Further Amendments to the PREP Act to Meet Vaccine Administration Needs | Morgan Lewis – Health Law Analysis


Given the significant push to vaccinate the public since early 2021, the increasing availability of vaccines, and the need to recruit additional staff to administer vaccinations, the Secretary of the US Department of Health and Human Services (HHS ) again changed his return. under the Public Preparedness and Civil Protection Act (PREP Act) to accommodate certain workforce barriers that were not previously considered.

Repeatedly since the start of 2021, the secretary cited an “urgent need to expand the pool of COVID-19 vaccinators to respond effectively to the pandemic” as a rationale for releasing several amendments to the PREP law statement focused exclusively on staff growth. in the fight against the pandemic.

The PREP Act authorizes the Secretary of HHS to issue a declaration guaranteeing immunity from liability against claims for losses resulting from a “covered countermeasure”. We have previously reported on the release of the initial PREP statement and the multiple changes released since the initial PREP statement by the HHS with respect to COVID-19; see The PREP Law: Considerations for Healthcare Providers and HHS extends PREP immunity from liability. The statement, as amended, provides broad immunity from liability to Covered Persons engaged in activities such as the manufacture, distribution or administration of a COVID-19 vaccine that has received emergency use authorization ( EUA) or US Food and Drug Administration approval. (FDA).

The last Fifth, Sixth and Seventh Amendments added subsections (g) and (h) to the initial statement of the Prep Act, with the express purpose of reducing personnel or manpower barriers to faster vaccine delivery across the United States.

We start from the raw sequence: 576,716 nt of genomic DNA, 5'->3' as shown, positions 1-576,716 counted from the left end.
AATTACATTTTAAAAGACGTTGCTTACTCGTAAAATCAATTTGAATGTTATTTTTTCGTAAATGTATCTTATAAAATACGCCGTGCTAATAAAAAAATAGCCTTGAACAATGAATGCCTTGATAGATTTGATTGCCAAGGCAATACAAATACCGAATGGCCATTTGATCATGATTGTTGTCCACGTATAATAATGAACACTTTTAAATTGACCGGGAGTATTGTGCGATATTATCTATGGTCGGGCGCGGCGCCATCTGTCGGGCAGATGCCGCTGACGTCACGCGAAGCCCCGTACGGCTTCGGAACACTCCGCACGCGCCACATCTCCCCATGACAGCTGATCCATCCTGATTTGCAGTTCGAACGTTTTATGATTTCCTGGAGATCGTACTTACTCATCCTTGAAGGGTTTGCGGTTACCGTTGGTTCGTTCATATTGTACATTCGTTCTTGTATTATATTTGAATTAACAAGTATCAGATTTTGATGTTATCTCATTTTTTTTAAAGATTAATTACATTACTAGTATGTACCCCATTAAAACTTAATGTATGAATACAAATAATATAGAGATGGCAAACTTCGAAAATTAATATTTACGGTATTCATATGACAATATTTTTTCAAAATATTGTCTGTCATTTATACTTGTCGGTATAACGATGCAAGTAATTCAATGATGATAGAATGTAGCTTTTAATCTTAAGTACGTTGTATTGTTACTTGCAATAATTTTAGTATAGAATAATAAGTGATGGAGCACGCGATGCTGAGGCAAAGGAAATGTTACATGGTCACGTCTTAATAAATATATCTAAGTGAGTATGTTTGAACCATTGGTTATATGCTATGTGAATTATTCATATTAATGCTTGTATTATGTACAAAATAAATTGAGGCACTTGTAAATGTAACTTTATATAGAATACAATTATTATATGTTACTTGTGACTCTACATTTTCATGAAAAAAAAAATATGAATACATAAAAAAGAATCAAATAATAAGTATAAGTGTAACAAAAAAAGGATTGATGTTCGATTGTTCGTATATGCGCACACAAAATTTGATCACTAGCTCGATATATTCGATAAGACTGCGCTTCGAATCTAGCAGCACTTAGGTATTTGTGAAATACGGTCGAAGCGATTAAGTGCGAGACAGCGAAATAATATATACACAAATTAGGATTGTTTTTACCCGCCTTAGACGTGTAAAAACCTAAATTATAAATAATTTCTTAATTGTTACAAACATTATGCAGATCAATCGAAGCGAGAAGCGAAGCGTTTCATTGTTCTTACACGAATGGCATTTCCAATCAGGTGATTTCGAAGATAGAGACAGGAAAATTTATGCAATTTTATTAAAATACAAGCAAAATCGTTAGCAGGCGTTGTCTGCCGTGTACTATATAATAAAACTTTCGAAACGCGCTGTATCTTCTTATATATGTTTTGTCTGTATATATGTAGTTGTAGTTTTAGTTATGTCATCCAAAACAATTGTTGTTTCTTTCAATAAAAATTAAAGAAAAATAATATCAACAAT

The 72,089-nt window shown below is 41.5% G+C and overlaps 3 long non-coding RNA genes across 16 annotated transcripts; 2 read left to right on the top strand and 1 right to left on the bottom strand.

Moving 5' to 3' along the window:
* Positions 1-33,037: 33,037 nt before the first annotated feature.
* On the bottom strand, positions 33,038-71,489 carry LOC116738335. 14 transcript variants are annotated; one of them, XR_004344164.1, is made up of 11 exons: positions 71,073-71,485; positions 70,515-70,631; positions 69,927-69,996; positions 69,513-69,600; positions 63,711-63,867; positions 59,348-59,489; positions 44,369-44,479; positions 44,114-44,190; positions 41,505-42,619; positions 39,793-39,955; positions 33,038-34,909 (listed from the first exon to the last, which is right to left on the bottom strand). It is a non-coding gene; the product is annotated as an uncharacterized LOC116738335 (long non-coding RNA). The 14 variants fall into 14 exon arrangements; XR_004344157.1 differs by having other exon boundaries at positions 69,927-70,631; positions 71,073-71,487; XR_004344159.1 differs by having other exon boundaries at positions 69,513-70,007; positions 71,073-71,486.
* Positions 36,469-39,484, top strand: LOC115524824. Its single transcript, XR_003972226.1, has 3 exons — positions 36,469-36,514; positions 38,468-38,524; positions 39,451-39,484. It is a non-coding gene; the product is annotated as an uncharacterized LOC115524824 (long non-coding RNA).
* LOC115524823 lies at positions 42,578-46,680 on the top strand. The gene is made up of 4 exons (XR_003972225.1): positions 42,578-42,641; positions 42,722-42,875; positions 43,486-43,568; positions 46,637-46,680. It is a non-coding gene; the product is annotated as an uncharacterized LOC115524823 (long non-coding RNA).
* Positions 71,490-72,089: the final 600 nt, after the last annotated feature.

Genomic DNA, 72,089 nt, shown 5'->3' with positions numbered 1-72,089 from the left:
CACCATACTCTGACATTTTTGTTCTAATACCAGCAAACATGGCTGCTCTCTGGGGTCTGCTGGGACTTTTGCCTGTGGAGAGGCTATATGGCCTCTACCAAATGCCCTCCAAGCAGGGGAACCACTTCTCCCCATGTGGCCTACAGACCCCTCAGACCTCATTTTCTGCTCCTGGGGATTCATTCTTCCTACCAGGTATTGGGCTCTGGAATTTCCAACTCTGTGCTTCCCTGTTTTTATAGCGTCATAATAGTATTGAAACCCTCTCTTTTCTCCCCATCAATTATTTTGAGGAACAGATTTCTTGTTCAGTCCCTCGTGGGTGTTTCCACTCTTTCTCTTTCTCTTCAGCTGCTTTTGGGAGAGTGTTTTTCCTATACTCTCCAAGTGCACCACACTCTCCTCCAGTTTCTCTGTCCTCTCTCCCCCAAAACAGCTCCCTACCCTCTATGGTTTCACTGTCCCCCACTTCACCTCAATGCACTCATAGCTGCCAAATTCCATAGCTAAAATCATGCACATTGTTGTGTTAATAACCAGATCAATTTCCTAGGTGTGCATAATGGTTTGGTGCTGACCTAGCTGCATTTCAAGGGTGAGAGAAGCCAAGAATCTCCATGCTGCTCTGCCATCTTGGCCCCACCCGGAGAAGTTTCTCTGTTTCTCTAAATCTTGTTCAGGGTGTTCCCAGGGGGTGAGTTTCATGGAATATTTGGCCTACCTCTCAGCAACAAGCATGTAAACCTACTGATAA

Released on February 2, 2021, the Fifth Amendment ensures that healthcare professionals can cross state borders to administer vaccines without fear of violating a state license or other ban. This amendment allows “any health care professional or other person who holds an active license or certification allowing the person to prescribe, dispense or administer vaccines under the law of any state” to administer COVID vaccines- 19 in any other state in association with an effort by a government authority to administer vaccines. As long as the individual’s license or certification is not otherwise suspended or restricted by a state licensing authority or otherwise abandoned, the liability protection of the law PREP will apply. Any contrary state law is preempted.

To accommodate the protection offered by the Fifth Amendment, individuals must show that they have completed COVID-19 vaccine training modules from the Centers for Disease Control and Prevention (CDC). For healthcare professionals who are not actively practicing, documentation of an observation period by a practicing healthcare professional with sufficient immunization experience that confirms the competence of the healthcare professional is required.

The sixth amendment to the declaration adds additional qualified personnel to the category of qualified persons covered by the PREP law. This amendment extends the protection of the PREP Act to any federal government employee, contractor or volunteer who distributes or dispenses COVID-19 vaccines. This expansion appears to ensure that persons who would otherwise not be covered receive the liability protection afforded by the PREP Act, “even though such authorized duties or responsibilities would not normally extend to members of the public or would otherwise be over. limited than the activities ”that such persons would normally be permitted to carry out. Again, any contrary state law is preempted.

Finally, the seventh amendment to the declaration of the PREP law, published on March 16, 2021, aims to further extend vaccinations by extending the protection of the PREP law to midwives, paramedics, emergency medical technicians (EMT ) advanced or intermediate, medical assistants, respiratory therapists, dentists. , podiatrists, optometrists and veterinarians administering COVID-19 vaccines.

In all cases, additional staff should administer a vaccine approved for use by the FDA and should administer the vaccination in accordance with the recommended guidelines produced by the Advisory Committee on Immunization Practices (ACIP). In addition, documentation should be available showing that an observation period has occurred during which a practicing healthcare professional experienced in the administration of intramuscular injections has confirmed the healthcare provider’s competence to. health or student. All personnel must be duly certified or licensed in their home state.

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